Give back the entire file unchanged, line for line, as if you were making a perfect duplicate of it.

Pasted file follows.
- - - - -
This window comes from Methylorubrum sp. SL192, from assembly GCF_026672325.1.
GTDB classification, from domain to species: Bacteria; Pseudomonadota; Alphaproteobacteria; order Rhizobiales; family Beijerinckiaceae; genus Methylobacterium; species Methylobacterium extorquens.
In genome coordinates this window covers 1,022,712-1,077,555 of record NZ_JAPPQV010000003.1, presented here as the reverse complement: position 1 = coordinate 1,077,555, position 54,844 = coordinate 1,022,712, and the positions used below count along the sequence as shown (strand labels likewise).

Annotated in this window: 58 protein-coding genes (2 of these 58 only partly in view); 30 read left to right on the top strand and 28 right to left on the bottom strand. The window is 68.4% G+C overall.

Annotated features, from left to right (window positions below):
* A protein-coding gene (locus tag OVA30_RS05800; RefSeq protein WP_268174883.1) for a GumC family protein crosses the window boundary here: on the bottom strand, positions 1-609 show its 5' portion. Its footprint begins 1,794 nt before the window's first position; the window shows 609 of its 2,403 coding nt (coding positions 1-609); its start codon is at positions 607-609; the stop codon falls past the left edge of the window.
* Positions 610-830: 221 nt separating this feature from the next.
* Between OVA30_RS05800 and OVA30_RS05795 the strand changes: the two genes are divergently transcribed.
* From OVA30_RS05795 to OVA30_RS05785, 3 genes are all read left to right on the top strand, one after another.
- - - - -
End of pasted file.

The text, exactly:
This window comes from Methylorubrum sp. SL192, from assembly GCF_026672325.1.
GTDB classification, from domain to species: Bacteria; Pseudomonadota; Alphaproteobacteria; order Rhizobiales; family Beijerinckiaceae; genus Methylobacterium; species Methylobacterium extorquens.
In genome coordinates this window covers 1,022,712-1,077,555 of record NZ_JAPPQV010000003.1, presented here as the reverse complement: position 1 = coordinate 1,077,555, position 54,844 = coordinate 1,022,712, and the positions used below count along the sequence as shown (strand labels likewise).

Annotated in this window: 58 protein-coding genes (2 of these 58 only partly in view); 30 read left to right on the top strand and 28 right to left on the bottom strand. The window is 68.4% G+C overall.

Annotated features, from left to right (window positions below):
* A protein-coding gene (locus tag OVA30_RS05800; RefSeq protein WP_268174883.1) for a GumC family protein crosses the window boundary here: on the bottom strand, positions 1-609 show its 5' portion. Its footprint begins 1,794 nt before the window's first position; the window shows 609 of its 2,403 coding nt (coding positions 1-609); its start codon is at positions 607-609; the stop codon falls past the left edge of the window.
* Positions 610-830: 221 nt separating this feature from the next.
* Between OVA30_RS05800 and OVA30_RS05795 the strand changes: the two genes are divergently transcribed.
* From OVA30_RS05795 to OVA30_RS05785, 3 genes are all read left to right on the top strand, one after another.